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Cruella DeVille’s roadster was spotted near the mysterious old mansion.  It is very possible something bad is going on up there.  

Of all the many things I have to get done before I schlepp off this mortal coil stage right, rescuing my HO rolling stock is probably not the most important, but it is definitely one of the most satisfying.

 

 

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Filed under autobiography, cleaning genii, healing, humor, nostalgia, photo paffoonies, playing with toys, Trains

Tricks With Lazy Goals in Mind

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As a writer, my goal is to create wisdom and new ideas and stuff that makes a reader feel happy, or sad, or angry, or even slightly insane.  But thinking is hard when your head hurts and your body aches and your sixtieth birthday is just around the corner.  (Yes, this Mickey is nearly 60, but can you believe that that Mickey is going to be 88 on the day after I turn 60?)  Sometimes you just want to say, “Never mind that I wanted to post every single day for the past two years.  Just curl up in a ball and go to sleep.”  But there are ways to get something done even if your mind is full of the Sandman’s leavings and old, rotted dreams.

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You can always get by with posting somebody else’s wisdom… somebody else’s thinking.  You don’t have to work too hard to paste things together.  After all, why else did you have to look at so many cut-and-paste essays over the years in middle school and high school?

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And you can rely on the work you have already done collecting computer files full of colorful crap and stuff you like enough to steal to complete your cut-and-paste scrapbook post.  You don’t have to feel like you erred and are about to have your head cut off by an angry Groo.

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And you know you can get a lot of cheap likes on Facebook with some of the stuff you have available to put in this post.  You have been working at the “Be funny!” thing for a long time, and have gotten almost good enough at it to be funny on the fly.  And when you’ve gotten more than halfway to the goal, you can rest a bit.  Take a nap.  Regenerate the crazy things in your head so you can do this all again another day.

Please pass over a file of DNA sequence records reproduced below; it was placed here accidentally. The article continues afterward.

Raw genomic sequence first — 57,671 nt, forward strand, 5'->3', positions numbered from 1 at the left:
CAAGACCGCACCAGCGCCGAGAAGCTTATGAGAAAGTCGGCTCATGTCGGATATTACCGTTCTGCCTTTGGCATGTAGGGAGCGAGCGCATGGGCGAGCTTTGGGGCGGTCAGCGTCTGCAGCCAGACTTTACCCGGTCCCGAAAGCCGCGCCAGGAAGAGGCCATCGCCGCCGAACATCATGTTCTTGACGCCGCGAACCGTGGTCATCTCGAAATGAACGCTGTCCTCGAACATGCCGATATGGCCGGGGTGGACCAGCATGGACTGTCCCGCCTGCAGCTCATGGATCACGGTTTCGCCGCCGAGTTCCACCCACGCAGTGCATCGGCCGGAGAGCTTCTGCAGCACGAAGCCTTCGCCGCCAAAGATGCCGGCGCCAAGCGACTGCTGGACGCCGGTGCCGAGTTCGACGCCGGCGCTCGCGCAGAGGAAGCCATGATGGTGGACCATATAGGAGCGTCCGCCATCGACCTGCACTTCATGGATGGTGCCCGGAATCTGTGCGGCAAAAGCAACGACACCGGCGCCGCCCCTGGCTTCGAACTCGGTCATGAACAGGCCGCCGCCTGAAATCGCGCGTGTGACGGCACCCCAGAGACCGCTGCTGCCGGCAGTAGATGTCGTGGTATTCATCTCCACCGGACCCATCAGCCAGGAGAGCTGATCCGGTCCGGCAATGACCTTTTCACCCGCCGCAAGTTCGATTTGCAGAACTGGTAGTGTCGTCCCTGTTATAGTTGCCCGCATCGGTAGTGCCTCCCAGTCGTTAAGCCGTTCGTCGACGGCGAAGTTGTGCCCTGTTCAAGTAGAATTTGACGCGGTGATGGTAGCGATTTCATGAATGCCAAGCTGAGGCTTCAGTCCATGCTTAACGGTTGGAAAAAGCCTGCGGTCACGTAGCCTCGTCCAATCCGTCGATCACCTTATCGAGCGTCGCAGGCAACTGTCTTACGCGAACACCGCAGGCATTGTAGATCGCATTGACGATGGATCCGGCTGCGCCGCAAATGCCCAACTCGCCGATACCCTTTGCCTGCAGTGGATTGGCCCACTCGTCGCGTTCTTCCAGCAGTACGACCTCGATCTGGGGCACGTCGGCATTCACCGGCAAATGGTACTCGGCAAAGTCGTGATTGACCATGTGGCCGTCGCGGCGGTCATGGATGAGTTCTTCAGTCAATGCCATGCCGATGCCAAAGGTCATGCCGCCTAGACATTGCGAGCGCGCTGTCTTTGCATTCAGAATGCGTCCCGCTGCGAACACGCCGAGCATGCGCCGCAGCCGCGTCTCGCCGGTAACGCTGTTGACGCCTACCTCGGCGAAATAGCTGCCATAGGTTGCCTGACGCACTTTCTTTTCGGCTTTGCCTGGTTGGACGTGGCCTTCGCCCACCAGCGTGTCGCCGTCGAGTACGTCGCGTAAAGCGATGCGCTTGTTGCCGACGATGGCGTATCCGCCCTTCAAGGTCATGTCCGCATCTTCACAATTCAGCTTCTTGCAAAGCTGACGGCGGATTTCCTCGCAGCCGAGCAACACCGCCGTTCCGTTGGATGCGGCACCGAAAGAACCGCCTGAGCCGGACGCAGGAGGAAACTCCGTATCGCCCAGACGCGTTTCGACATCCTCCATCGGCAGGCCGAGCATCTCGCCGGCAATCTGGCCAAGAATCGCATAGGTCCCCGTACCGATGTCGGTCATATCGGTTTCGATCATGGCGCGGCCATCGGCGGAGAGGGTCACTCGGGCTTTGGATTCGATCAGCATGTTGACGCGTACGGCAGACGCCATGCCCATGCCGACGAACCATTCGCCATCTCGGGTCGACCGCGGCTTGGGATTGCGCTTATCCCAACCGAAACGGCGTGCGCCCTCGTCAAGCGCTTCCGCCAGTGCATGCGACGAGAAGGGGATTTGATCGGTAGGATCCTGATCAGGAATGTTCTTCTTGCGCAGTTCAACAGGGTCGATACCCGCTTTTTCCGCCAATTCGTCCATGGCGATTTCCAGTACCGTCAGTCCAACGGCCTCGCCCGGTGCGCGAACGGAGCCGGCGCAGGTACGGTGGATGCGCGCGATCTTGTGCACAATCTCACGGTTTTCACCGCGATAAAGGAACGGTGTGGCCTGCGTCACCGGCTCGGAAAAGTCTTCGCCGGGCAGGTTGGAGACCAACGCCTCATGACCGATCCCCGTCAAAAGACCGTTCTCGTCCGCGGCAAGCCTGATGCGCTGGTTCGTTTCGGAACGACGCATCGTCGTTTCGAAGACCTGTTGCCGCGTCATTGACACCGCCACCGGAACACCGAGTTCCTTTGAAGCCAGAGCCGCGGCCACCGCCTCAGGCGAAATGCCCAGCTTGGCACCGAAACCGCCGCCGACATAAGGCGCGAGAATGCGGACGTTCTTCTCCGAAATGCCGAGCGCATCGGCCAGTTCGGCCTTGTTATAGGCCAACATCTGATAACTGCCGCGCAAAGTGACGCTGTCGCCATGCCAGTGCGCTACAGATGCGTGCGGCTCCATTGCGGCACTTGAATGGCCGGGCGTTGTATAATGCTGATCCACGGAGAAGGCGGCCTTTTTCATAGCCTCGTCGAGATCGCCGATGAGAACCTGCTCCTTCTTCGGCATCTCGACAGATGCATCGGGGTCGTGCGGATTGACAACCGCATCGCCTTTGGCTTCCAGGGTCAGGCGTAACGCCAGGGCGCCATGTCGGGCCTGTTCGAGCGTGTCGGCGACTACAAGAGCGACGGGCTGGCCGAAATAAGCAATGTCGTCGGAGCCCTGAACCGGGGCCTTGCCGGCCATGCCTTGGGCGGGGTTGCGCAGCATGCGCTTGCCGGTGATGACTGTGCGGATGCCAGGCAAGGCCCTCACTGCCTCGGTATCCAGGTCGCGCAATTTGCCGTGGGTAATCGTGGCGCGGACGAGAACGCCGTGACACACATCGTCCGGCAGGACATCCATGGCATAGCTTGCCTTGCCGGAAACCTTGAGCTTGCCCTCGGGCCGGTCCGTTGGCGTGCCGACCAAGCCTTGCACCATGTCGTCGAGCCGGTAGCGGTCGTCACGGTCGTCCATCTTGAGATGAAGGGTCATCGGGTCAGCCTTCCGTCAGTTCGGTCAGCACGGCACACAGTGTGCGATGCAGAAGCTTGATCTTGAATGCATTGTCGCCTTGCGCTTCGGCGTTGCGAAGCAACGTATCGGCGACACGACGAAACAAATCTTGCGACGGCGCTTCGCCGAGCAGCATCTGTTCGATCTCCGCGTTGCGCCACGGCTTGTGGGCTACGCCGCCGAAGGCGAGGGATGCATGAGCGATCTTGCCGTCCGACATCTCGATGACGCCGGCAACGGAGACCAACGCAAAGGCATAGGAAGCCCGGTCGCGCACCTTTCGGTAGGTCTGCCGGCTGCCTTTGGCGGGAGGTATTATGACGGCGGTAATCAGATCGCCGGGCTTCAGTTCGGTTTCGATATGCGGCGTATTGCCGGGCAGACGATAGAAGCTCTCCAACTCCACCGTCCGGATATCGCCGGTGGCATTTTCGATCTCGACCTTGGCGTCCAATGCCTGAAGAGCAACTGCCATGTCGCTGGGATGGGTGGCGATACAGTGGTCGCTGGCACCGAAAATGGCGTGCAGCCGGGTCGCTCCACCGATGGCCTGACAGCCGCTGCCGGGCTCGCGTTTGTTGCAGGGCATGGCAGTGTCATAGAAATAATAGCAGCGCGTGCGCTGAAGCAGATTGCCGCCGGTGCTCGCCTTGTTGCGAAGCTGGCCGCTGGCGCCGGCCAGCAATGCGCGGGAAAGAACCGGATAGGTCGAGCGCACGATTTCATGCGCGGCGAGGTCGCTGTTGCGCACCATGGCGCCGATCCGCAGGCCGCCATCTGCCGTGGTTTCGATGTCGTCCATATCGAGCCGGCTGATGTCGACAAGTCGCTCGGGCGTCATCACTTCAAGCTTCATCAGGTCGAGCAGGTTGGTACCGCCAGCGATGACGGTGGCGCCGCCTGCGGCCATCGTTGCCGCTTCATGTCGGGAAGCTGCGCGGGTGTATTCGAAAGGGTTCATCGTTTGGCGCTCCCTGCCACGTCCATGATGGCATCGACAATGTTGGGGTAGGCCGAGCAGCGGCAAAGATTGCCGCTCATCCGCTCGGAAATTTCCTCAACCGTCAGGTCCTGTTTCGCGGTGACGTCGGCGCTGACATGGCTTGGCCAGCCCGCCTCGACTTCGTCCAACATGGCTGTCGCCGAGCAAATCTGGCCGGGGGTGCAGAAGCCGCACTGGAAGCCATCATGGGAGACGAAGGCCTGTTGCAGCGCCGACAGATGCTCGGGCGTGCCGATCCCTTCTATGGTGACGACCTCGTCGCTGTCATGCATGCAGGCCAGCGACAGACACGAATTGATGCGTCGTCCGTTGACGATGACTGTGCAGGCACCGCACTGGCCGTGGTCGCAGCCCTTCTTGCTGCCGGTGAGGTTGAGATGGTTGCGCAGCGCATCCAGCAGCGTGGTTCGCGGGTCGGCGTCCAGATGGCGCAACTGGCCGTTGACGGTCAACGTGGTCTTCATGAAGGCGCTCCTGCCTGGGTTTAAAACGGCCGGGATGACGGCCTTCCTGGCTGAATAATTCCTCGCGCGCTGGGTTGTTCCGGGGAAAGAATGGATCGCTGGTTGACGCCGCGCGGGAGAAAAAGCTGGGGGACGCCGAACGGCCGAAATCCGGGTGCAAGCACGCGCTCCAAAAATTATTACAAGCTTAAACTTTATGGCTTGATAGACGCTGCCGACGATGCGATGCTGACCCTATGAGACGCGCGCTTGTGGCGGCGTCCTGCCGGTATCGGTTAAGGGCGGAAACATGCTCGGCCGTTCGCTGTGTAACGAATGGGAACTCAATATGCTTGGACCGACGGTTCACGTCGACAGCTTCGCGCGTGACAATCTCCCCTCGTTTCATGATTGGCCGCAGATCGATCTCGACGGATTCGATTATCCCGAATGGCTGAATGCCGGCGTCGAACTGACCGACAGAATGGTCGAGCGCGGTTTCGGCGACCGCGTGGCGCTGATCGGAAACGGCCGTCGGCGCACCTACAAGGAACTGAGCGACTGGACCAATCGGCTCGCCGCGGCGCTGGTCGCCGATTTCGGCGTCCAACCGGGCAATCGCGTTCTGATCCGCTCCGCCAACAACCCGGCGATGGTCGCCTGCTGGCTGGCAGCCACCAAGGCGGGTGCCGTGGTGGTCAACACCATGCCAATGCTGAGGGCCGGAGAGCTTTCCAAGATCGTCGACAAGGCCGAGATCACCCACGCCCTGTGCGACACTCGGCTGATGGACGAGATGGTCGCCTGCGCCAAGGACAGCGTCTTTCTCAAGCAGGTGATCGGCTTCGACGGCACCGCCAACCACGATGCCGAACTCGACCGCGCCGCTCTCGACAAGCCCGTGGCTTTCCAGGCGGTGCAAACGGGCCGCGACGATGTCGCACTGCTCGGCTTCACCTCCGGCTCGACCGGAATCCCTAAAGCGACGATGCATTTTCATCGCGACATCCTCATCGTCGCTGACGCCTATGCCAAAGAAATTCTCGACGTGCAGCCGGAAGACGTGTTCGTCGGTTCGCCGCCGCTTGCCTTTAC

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And if you can have a laugh before you are finished, even if no one else in the world gets the joke… well, at least you will feel a little bit better yourself.

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Filed under battling depression, blog posting, empathy, feeling sorry for myself, healing, humor, illness, self pity, strange and wonderful ideas about life, surrealism

Toonerville Trickshots

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Today, in view of ill health and brain pain, I will share with you some of the more picture-intensive thinking going on in my sick old artsy-fartsy brain.  Less words equals less headache.

The subject today is Toonerville, the little town that once existed on my HO model train layout, and now lives on my bookshelves and even more-so in my imagination.  I have a file of photos I made of it intending to composite them into backgrounds and details in photo-shopped cartoons.

Notice how one building from different angles can look like many different places.

And details can be cropped out so that a building can be placed over a background in a composite image.

Thus a lighted model becomes Bill Freen’s house in Toonerville.

And I have many of these buildings to experiment with.

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Sometimes this blithering nonsense can actually be quite fun and productive.

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Honestly, I built these things from kits or painted and repainted them decades ago… but they are a part of a place that I still live in.

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Filed under art editing, artwork, collage, feeling sorry for myself, happiness, healing, photo paffoonies, playing with toys

Disney World Without Me

 

Yes, wife and daughter are re-visiting Walt Disney World in Orlando while I continue to rot in the heat at home in Texas.  But it is a completely okay thing.  As you can see, they are with recently widowed mother-in-law, wife’s sisters, and various nieces.  It is an all-girl trip.  It is all about family and healing.

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You can also probably tell that they buy into the Filipino-American picture-taking thing where you must document your own face and the faces of your family at every stop or pause or line waiting for the Golden Horseshoe Musical Review in Adventureland.  Oh, and we can’t forget the taking pictures of food before you eat it.

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And you can probably also Sherlock Holmes the identity of the niece in charge of photos and posting them on Instagram.  You will not, however, get their proper names from me.  I try to protect identities in all my public posts.  So when I tell you that this last one is a picture of Pompolina Ipsokookie eating a Mickey Mouse pretzel, you can rest assured that only one of the names in that sentence is not made up.  (Oopsie!  I used Mickey’s real name by accident.  Never mind.)